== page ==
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Unemployment and Health: Contextual Level Influences on the Production of Health in Populations

Author

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  • Francois Beland
  • Stephen Birch
  • Greg Stoddart

Abstract

While there is a large and growing literature investigating the relationship between an individuals' employment status and his or her health, considerably less is known about the effect on this relationship of the context in which unemployment occurs. The aim of this paper is to test for the presence and nature of contextual effects in the ways unemployment and health are related, based on a simple underlying model of stress, social support and health using a large population health survey. An individual's health can be influenced directly by own exposure to unemployment and by exposure to unemployment in the individual's context, and indirectly by the effects these exposures have on the relationship between other health determinants and health. Based on this conceptualization an empirical model, using multi-level analysis, is formulated that identifies a five -stage process for exploring these complex pathways through which unemployment affects health. Results showed that the association of individual unemployment with perceived health is statistically significant. Nevertheless, this study did not provide evidence to support the hypothesis that the association of unemployment with health status depends upon whether the experience of unemployment is shared with people living in the same environment.. Above all, this study demonstrates both the subtlety and complexity of individual and contextual level influences on the health of individuals. Our results caution against simplistic interpretations of the unemployment-health relationship and reinforce the importance of using multi-level statistical methods for investigation of it.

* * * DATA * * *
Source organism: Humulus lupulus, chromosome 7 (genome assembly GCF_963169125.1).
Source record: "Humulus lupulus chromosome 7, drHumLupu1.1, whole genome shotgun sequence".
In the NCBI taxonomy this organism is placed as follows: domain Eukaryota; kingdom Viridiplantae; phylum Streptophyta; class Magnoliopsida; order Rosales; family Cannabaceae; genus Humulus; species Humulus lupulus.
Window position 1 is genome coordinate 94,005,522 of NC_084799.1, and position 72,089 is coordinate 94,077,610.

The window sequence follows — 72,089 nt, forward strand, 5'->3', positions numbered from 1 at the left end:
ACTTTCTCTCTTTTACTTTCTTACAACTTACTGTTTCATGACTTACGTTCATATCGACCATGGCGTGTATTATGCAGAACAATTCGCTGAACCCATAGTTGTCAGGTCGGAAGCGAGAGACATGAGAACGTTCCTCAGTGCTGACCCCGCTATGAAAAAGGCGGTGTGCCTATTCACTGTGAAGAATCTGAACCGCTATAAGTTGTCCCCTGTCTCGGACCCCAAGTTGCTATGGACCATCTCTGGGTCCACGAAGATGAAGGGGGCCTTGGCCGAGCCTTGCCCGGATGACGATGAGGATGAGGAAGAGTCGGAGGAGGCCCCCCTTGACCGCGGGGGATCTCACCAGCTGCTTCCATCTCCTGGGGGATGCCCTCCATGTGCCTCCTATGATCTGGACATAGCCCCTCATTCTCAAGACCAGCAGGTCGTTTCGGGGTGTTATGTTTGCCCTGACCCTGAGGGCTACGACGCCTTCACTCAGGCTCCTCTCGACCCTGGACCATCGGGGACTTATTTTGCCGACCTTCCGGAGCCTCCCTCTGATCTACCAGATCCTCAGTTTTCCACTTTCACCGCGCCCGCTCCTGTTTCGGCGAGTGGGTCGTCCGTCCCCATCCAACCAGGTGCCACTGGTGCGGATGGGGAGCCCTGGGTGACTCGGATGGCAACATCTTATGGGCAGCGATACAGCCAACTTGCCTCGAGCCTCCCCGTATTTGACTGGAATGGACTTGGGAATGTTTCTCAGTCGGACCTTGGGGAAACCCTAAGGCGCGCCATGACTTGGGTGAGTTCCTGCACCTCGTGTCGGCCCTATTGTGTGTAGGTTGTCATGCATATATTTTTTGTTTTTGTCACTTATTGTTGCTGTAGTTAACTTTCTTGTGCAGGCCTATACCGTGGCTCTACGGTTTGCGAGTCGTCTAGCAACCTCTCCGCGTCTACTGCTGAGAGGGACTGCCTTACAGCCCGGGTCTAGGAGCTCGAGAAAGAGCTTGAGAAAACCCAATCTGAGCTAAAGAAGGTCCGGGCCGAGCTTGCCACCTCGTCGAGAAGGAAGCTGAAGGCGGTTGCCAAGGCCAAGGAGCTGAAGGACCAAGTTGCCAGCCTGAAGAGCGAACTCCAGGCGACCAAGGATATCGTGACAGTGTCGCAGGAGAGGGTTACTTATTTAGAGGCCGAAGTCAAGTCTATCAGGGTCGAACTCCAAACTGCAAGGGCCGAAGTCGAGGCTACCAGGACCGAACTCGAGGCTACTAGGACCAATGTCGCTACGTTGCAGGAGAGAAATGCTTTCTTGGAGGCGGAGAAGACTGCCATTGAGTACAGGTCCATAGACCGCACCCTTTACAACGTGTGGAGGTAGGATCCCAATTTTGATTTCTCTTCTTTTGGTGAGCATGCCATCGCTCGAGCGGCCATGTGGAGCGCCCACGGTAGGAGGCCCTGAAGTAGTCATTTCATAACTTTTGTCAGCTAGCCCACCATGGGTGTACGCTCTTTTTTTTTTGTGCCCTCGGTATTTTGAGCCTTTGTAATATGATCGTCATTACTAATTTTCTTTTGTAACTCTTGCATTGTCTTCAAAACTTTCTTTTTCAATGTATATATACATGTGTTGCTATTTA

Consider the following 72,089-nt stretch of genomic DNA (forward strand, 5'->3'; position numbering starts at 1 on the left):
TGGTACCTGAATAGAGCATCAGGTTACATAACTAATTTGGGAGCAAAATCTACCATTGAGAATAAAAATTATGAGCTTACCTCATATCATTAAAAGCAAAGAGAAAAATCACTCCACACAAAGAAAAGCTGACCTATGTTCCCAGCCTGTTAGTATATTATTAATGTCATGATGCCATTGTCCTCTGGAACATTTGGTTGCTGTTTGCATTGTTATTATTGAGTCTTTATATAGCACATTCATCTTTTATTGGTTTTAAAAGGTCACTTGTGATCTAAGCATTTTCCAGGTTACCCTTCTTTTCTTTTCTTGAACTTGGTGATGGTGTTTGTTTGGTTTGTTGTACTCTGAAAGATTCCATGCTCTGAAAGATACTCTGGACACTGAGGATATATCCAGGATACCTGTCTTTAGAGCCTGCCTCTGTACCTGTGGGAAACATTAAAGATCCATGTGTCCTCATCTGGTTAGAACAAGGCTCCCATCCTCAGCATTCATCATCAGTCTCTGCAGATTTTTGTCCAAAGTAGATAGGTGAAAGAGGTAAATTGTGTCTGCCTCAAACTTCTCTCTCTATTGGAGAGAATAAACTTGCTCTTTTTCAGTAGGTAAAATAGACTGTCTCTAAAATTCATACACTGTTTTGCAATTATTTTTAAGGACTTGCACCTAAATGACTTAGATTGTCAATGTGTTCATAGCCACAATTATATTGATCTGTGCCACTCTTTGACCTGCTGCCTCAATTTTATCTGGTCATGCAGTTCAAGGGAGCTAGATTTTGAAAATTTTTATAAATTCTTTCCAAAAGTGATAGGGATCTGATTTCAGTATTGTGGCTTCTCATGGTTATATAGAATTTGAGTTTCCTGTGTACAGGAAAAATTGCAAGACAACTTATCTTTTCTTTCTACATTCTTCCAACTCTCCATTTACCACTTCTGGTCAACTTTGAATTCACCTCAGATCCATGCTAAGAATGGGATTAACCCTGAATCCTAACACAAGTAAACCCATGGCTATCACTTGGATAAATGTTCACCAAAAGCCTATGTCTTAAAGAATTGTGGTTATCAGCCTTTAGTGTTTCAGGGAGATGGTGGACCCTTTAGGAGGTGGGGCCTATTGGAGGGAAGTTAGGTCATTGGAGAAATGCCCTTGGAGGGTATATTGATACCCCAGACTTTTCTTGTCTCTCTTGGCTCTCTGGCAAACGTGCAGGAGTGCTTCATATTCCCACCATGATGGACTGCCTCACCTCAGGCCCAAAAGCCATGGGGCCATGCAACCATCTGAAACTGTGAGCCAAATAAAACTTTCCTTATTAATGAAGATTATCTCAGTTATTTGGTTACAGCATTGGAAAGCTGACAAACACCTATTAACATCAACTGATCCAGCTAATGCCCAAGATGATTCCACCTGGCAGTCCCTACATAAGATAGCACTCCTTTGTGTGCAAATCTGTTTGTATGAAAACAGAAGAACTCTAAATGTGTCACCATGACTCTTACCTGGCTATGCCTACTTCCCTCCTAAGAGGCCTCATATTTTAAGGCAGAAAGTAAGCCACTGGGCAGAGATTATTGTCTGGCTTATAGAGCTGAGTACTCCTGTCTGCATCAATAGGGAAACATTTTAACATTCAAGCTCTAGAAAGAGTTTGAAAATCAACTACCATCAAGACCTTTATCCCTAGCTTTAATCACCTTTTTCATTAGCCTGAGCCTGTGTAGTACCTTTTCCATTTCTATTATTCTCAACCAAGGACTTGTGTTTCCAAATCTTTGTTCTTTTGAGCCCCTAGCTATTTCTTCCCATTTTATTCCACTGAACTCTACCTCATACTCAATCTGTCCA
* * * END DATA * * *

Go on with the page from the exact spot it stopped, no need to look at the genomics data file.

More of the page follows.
Suggested Citation

  • Francois Beland & Stephen Birch & Greg Stoddart, 2001. "Unemployment and Health: Contextual Level Influences on the Production of Health in Populations," Social and Economic Dimensions of an Aging Population Research Papers 54, McMaster University.
  • Handle: RePEc:mcm:sedapp:54
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    File URL: http://socserv.mcmaster.ca/sedap/p/sedap54.pdf
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    References listed on IDEAS

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    1. Ronald Lee & Jonathan Skinner, 1999. "Will Aging Baby Boomers Bust the Federal Budget?," Journal of Economic Perspectives, American Economic Association, vol. 13(1), pages 117-140, Winter.
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    3. Lee, Ronald & Tuljapurkar, Shripad, 1998. "Uncertain Demographic Futures and Social Security Finances," American Economic Review, American Economic Association, vol. 88(2), pages 237-241, May.
    4. Frank T. Denton & Byron G. Spencer, 1999. "Population Aging and Its Economic Costs: A Survey of the Issues and Evidence," Social and Economic Dimensions of an Aging Population Research Papers 1, McMaster University.
    5. Ronald Lee & Shripad Tuljapurkar, 1997. "Death and Taxes: Longer life, consumption, and social security," Demography, Springer;Population Association of America (PAA), vol. 34(1), pages 67-81, February.
    6. Ronald Lee & Shripad Tuljapurkar, 1998. "Stochastic Forecasts for Social Security," NBER Chapters,in: Frontiers in the Economics of Aging, pages 393-428 National Bureau of Economic Research, Inc.
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    More about this item

    Keywords

    Unemployment; population health; contextual effect; multi-level models; survey data set; census data set;

    JEL classification:

    • I12 - Health, Education, and Welfare - - Health - - - Health Behavior

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